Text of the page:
In the village, you will notice Moroccan handicrafts of different kinds; clay pots, iron tools, leather belts, woollen goods, hand-blown glass, and other beautiful items. Ait Benhaddou is an outstanding illustration of southern Moroccan construction, whose history goes back nearly a thousand years.

Ait Benhaddou became wealthy, powerful, and prosperous due to being a compulsory stop for the caravans passing along the trade routes, the taxes it levied, and money earned from the visitors who stayed there. It was a necessary stop on the route across the Sahara, a link connecting The Sudan with the imperial city of Marrakech, via Telouet. The camels brought gold, silver, silks, and spices amongst other riches, and returned packed with salt.

Thousands of people inhabited this walled city at its height. It contained small castles, a large open public area, mosques, hostels for travellers, a store at the top of the village, and two burial grounds; one for Muslims and one for Jews.

Eventually, the caravans began to dwindle in size and frequency and the populace of Ait Benhaddou decreased over the years. Today only a few families dwell in the fortified enclosure, the majority of the families, even the shop owners and tour guides, reside in the new town built in modern style on the other side of the river. Despite such retrogression, the town’s essential splendour persists; the crimson buildings that merge with the earth, the traditional mud and straw houses, amid other distinctive and rare features of the area.

Disappearing into this mud-brick maze is an amazing adventure. It is like going back into the past, merely by walking through the streets you will sense the echoes of ancient times. It is also wonderful to see the beautiful scenery surrounding the town, from the kasbah at the top, you can observe the whole sub-Saharan area and, in the distance, the snow-covered summits of the High Atlas Mountains.

You can visit Ait Benhaddou by yourself or rent an official guide, experienced and English-speaking, to escort you through the twisting alleyways and tell you about its history. But if you do want to hire a guide, it is recommended to check the price before beginning your trip. There are faux guides about looking for unsuspecting tourists to scam. To ensure you get a genuine guide, you can enquire about them at the reception of any of the hotels or guest houses in the new town.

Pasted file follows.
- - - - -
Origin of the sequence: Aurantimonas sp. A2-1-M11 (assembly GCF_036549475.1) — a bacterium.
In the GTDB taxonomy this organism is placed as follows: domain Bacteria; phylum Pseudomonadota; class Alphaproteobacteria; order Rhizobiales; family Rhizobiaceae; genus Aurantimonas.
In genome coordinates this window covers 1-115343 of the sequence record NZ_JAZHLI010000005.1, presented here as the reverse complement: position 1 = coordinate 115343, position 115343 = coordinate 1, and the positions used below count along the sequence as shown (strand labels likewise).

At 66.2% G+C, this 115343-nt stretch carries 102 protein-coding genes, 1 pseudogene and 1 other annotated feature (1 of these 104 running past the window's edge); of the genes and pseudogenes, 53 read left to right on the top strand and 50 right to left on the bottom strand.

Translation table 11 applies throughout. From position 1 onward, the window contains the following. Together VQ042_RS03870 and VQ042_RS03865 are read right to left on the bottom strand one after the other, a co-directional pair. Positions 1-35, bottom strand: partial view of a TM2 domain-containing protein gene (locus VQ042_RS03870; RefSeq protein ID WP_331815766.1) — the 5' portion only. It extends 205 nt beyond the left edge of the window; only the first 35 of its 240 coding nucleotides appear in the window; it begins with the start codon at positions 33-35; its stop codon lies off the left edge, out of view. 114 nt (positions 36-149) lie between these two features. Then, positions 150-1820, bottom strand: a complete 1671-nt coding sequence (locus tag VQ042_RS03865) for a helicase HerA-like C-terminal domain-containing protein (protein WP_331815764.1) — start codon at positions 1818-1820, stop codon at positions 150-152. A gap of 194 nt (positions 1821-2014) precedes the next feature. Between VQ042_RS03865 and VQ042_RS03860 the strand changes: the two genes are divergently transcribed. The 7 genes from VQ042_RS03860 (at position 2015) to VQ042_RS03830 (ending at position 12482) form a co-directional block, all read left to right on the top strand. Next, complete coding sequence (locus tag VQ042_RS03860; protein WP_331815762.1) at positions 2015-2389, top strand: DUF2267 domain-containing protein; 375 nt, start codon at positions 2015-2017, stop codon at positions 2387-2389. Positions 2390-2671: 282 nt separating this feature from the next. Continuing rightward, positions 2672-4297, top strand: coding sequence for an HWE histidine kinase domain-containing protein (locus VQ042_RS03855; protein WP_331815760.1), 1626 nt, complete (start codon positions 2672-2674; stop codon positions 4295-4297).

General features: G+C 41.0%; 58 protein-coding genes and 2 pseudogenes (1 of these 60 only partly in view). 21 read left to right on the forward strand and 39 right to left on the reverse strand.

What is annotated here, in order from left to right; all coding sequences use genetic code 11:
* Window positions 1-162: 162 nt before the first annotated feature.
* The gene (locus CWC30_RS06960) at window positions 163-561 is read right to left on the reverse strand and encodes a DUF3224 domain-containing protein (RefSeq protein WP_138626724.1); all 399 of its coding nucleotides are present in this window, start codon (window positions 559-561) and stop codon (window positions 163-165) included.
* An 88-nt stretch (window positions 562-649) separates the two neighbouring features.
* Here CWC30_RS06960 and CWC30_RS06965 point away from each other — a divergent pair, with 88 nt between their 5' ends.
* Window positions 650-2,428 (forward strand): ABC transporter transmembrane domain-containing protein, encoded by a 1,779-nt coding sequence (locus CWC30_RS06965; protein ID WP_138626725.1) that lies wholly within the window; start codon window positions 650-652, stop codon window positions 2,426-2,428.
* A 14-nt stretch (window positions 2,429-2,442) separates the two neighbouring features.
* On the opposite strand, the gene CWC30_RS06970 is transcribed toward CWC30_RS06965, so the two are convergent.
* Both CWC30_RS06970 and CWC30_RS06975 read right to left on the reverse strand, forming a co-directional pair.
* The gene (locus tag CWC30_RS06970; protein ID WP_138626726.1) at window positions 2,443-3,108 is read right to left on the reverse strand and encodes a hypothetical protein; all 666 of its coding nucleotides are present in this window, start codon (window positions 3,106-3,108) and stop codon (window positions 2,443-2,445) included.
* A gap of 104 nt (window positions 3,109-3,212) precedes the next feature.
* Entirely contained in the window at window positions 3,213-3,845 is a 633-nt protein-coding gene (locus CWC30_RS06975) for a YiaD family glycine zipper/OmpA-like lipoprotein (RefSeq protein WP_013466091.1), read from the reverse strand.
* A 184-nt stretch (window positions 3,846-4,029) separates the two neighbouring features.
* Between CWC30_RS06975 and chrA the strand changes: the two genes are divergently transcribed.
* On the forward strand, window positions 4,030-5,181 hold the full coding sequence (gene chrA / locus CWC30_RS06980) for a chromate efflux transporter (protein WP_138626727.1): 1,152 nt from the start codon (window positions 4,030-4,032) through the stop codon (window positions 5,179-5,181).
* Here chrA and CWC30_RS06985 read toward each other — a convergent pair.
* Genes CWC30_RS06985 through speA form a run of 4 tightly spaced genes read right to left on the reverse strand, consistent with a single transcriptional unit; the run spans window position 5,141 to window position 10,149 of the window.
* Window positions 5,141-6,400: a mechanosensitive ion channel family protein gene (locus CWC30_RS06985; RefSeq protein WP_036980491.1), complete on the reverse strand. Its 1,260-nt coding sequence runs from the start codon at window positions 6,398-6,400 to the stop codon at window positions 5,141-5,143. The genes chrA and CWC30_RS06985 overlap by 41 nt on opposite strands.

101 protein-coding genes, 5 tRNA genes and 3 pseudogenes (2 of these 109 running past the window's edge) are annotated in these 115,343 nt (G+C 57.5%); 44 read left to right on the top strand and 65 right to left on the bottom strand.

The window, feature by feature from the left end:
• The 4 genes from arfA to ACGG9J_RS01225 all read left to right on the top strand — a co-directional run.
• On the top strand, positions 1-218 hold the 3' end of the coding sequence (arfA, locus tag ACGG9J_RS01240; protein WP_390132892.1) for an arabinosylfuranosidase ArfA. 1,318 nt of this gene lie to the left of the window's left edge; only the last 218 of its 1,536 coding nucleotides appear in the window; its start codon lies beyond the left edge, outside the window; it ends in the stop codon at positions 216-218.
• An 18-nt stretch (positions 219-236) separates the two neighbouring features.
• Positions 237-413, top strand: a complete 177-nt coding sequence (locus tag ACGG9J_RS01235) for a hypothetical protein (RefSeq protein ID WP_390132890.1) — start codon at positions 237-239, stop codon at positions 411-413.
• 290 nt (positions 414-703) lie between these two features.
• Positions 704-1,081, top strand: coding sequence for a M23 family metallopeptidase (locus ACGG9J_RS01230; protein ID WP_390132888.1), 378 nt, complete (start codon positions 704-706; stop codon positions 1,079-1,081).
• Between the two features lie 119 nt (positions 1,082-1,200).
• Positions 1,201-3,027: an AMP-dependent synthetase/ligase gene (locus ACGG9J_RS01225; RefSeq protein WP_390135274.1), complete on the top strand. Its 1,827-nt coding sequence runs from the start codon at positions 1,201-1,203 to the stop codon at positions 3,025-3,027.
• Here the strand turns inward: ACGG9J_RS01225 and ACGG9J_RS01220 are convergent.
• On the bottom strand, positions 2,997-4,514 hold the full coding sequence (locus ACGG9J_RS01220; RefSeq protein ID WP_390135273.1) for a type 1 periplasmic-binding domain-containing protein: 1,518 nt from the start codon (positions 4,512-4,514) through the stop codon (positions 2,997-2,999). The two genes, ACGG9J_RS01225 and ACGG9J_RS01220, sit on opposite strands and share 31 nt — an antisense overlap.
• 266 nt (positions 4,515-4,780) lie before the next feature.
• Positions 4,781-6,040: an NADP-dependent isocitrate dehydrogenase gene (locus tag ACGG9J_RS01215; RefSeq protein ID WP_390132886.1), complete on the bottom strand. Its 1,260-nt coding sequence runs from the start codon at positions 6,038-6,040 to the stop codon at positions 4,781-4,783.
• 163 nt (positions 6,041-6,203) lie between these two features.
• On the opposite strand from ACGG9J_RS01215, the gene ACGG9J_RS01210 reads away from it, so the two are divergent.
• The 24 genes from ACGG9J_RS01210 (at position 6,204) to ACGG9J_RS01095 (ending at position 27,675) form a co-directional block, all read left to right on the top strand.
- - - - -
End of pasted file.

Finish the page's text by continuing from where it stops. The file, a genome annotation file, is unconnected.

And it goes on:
It is definitely recommended for any trip to southern Morocco to explore the Kasbah of Ait Benhaddou carefully, entering the houses and examining the lifestyle, culture, and art of a bygone age.

How to Visit Ait Benhaddou on Your Own

Ait Benhaddou is separated into two parts:

The ancient city (the well-known Ksar) and the modern city on the opposite side of the river, unremarkable in itself, but with many hotels and restaurants. It is situated about 30 km from Ouarzazate at the southern end of the Ounila Valley, which goes across charming countryside along the way to Marrakech and passes by the wonderful Telouet Kasbah.

Until a few years ago, the track was just a dirt road, but now it has been asphalted and is in good condition for fast motor vehicle access. This is sensibly the only way to access Ait Benhaddou.

The ancient citadel is cut off from the modern city by the Ounila River. In order to reach its feet, you will have to cross the river by walking over the footbridge or crossing via stepping stones covered in sacking, not too difficult as the river is usually low or nearly dry.

Ounila Valley Ait Benhaddou 1

You can park your car in a parking spot near the hostel or on the main street of the modern town. There are two places to pass over the river:

  1. Over the recently erected footbridge which is located at the back of the mosque.
  2. Descending the lane to the La Terrazza restaurant and from there jumping over the sacking-covered paving stones over the river, There are usually young men and boys to help more unsteady visitors for a small tip. In summer, the river is usually dry and one may just walk across. 

There are three ways of passing through the old walls to enter the Kasbah. Firstly, and the one we make use of on our trips, is by crossing the new bridge on the left-hand side. Alternatively, there is a gate in the middle of the wall. This route passes between the most amazing buildings. It is located on the left, shortly beyond the stepping stones over the river.

The third means of access is also found after passing over the river via the stones but by taking a right after that. This is a pathway near a small oasis that leads into an entrance alleyway. The entry point is free of charge. We were told that being charged an entrance fee depends on where you get in, if you walk through the main central entrance, you will pass through a private house. The owners might demand some money, but if so it will only be about 20 Dhs (about $2) (as they said to us at the hotel reception).